Salmonella in German wheat, glass shards in Italian pasta, aphlatoxine in Brazilian peanuts. This may sound unappetizing, or downright dangerous, but it is part of day-to-day life in the food industry. Public warnings and, if necessary, recall campaigns ensure that these sorts of products do not reach our tables.
Saskia Janoske, Product Manager for Underwriting Liability at AGCS in Germany, believes this presents a growing danger to the food industry.
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The number of warnings for products that may be harmful to health is growing around the world
The cases cited above are the most recent examples of warnings generated by the European Rapid Alert System for Food and Feed (RASFF) that have been published on the website of the Institute for Consumer Protection and Food Safety [Bundesamt für Verbraucherschutz und Lebensmittelsicherheit].
The country that has determined a product-related risk reports these sorts of alerts concerning products manufactured in or imported to Europe to the network (RASFF). If the consumer has already purchased the affected item, a relevant official warning, which may take the form of a press release, will be issued by the manufacturer, importer, trader or the highest federal state authority responsible.
Between 2012 and 2015, the number of warnings against food items posing danger to human health increased by around 43%. Last year, RASFF recorded 750 warnings, which means an average of 2 warnings a day.
German federal states have been recording public warnings issued in Germany on www.lebensmittelwarnung.de since the end of 2011. According to the most recent statistics, 100 food safety warnings were issued in 2015. There have already been 12 warnings since the beginning of 2016.
According to a 2015 study by Swiss Re, the number of recalls in the US food sector has also been rising continuously since 2002.
New challenges for the food industry
Just like in other industries, food industry supply chains have branched out far and wide. Just a few years ago, food ingredients were based almost exclusively on the region - these days, many manufactures have outsourced production to other countries, such as China, or buy their ingredients there. The value chain has become more global, and therefore more susceptible to errors.
At the same time, the public is becoming increasingly aware of food safety, a phenomenon that is occurring on a global level. The growing middle class in the up-and-coming economies results in more consumer demand, as does the rising average age and the increased number of allergies in wealthier societies. NGOs are amongst those representing consumer interests, entrusting independent institutes with the task of investigating foodstuffs and communicating the results to the public.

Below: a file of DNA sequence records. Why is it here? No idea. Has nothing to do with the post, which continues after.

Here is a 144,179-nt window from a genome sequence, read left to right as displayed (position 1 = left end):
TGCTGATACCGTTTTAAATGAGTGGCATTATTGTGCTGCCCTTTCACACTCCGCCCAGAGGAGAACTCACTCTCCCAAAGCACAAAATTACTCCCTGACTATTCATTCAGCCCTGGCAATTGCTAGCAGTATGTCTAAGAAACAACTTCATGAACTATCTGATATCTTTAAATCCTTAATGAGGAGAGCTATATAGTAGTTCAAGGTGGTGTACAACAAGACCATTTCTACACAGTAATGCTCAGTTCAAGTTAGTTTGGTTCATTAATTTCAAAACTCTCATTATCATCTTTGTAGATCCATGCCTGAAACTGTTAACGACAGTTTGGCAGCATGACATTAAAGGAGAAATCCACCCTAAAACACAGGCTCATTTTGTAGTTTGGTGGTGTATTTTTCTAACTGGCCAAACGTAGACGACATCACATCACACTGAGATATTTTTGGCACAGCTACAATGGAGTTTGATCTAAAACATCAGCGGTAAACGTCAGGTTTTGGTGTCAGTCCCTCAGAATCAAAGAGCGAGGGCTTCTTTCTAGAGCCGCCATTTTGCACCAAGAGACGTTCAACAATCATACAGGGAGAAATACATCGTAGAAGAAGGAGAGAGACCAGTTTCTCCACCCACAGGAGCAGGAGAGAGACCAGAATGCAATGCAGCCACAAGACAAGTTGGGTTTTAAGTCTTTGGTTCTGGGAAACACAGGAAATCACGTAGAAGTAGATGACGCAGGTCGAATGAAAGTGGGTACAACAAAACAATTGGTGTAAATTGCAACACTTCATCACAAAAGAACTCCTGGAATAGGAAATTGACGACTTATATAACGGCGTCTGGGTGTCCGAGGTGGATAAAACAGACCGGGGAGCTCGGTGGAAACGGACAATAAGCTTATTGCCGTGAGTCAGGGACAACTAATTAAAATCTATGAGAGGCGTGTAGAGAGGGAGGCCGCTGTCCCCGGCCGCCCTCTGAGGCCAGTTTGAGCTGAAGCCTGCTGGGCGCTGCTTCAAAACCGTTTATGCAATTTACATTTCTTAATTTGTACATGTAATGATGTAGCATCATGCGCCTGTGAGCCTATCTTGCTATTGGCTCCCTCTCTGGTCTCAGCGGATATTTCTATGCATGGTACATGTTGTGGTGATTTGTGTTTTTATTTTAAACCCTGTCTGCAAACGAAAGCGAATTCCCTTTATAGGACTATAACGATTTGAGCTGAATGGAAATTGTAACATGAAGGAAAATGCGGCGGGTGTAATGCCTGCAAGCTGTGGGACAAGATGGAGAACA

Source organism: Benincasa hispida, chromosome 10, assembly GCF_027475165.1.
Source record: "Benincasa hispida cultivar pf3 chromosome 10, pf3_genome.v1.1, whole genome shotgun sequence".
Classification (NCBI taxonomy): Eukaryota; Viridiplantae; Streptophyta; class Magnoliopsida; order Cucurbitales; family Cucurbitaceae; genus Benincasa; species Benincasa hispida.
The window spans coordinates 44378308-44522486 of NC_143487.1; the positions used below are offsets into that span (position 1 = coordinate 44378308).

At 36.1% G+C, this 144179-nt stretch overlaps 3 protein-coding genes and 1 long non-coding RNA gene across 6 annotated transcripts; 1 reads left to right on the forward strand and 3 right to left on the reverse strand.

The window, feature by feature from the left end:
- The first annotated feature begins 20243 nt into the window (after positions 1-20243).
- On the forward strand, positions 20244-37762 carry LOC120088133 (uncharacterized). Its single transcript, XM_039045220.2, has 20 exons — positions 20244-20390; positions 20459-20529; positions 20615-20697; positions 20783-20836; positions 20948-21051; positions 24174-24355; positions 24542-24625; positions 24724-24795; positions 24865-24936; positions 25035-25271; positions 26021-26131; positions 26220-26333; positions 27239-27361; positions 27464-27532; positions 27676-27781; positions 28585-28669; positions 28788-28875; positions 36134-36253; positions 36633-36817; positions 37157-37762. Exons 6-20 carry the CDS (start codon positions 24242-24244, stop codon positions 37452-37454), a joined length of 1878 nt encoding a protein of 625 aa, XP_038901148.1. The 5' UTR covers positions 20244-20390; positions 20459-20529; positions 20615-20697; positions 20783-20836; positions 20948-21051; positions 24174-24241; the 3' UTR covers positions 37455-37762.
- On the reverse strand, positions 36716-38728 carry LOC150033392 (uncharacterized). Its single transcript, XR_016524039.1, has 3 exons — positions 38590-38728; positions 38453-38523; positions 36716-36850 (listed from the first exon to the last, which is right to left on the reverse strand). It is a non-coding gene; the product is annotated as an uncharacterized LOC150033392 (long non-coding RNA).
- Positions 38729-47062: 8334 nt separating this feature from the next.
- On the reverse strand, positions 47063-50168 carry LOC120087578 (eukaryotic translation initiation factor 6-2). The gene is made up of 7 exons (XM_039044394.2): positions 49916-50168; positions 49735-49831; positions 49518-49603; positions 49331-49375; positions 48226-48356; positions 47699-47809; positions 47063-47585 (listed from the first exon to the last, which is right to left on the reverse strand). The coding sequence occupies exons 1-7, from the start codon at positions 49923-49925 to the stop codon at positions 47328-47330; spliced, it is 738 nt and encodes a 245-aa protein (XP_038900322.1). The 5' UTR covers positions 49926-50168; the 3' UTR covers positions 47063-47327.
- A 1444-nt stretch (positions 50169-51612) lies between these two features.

Spectacular food scandals covered by the media bring the government on the scene: increasingly harsh measures are now being taken against violations - including in countries whose safety standards were perceived as low for a long time. The reformed food safety law introduced in China in October 2015, for example, significantly expanded the category of potentially liable parties. Prime Minister Li Keqiang recently reiterated his demand for "zero-tolerance", calling for rigorous penalties to counteract breaches of food safety laws.
Unsafe food items may potentially be the result of technological faults and human errors, but the food industry also faces the risk of malicious product manipulation, which is partly connected with product extortion. It is imperative that manipulated products be identified and, where necessary, withdrawn from circulation by means of a recall campaign as soon as possible.
It does not matter whether product defects that may be injurious to human health have been caused unintentionally or maliciously, whether products are therefore recalled by the authorities or by the manufacturer on a "voluntary" basis, or whether a ban on placing the product in question on the market is issued by the government - the consequences faced by companies remain the same: recall campaigns give rise to costs, which are often incurred in more than one country. On the other hand, the company risks compromising its image, which may result in consumers turning away from the product in question or from the brand, be it temporarily or permanently. In turn, this leads to a loss of profit, which may assume existential threatening proportions.
Regardless of whether the firm in question is a small or a large corporation - most recent findings have shown that this phenomenon can affect any company in the food industry.
What preventative measures can manufacturers take?